The Queen’s Defense- Chapter One- Ripples
Two women’s deaths altered my life forever. The first toppled everything in an instant, while the second took a little longer to make its transformation.
My mother was content in her quiet life. She was peaceful, kind, and calm. She was friendly and wonderful with every person she met, but did not seek to be known among many. I was much like my mother that way: I preferred to be inconspicuous. She had loved our isolated home away from the crowds of the Royal City. She needed nothing else but her family and the trees. She loved the forest, the smell of the various trees and flowers, the songs of the birds and the peace.
My mother met and fell in love with my merchant father when she was a young woman. She had lived in the Royal City and met him while he was an apprentice. Her calm complimented his restlessness. His ease with people and ready laughter brought out her own sunny personality. They were perfect for one another, and her peaceful, cheerful, and quiet ways helped her bear the long periods of time that my father’s trade took him away from her. Giving birth to and caring for my younger brother, Jarrett, and me also helped fill the lonely times before Father would return, successful and overjoyed to be with his family again. He would remain home for as long as he could, until his love, our mother, died.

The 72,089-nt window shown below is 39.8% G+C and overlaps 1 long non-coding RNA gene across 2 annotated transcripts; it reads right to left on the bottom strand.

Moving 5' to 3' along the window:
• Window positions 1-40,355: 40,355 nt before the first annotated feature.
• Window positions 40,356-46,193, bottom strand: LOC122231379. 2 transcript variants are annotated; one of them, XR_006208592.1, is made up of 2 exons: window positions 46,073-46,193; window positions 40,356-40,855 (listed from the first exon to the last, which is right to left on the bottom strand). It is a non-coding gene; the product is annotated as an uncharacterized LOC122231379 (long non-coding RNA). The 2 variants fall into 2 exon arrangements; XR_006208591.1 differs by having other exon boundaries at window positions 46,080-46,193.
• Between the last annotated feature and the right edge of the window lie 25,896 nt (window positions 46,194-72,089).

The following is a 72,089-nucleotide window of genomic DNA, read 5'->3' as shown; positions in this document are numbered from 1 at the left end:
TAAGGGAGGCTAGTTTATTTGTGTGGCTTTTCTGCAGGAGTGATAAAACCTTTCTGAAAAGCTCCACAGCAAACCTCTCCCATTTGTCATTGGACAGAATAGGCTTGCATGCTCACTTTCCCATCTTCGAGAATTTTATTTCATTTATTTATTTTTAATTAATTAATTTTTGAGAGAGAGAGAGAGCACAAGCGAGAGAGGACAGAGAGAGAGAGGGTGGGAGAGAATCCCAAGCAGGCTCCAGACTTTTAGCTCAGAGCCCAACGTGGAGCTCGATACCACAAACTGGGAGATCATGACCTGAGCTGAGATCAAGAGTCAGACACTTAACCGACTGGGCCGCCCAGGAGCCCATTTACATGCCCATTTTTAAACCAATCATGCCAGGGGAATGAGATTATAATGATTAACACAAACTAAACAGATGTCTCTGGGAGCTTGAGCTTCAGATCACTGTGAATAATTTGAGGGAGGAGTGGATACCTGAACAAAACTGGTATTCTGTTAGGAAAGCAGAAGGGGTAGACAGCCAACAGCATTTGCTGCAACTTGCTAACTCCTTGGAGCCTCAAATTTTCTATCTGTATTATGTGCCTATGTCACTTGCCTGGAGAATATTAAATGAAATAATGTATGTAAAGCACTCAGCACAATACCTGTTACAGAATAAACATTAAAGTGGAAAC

She fell ill with a debilitating disease that left her sicker and weaker with each passing month. I was eleven and Jarrett was nine when the healer first diagnosed her. My father cut his trips shorter and shorter leaving his trade with his apprentices more and more to be home with her. We were all devastated.
I knew my mother was frustrated with her ever- weakening condition, and even more frustrated to cause the family pain, but she rarely showed it. Her eyes still lit up every time we walked into her room. She continued to love her less frequent and shorter walks through the forest until she was confined to her bed. We would then read stories, sing, and laugh with her in her room. We’d play make believe and defeat monsters, dragons, and evil sorcerers. I took over being the woman of the house and cared for my brother while my mother did what she could from her bed. She stayed with us for two years, and then left us, her content life cut much too short.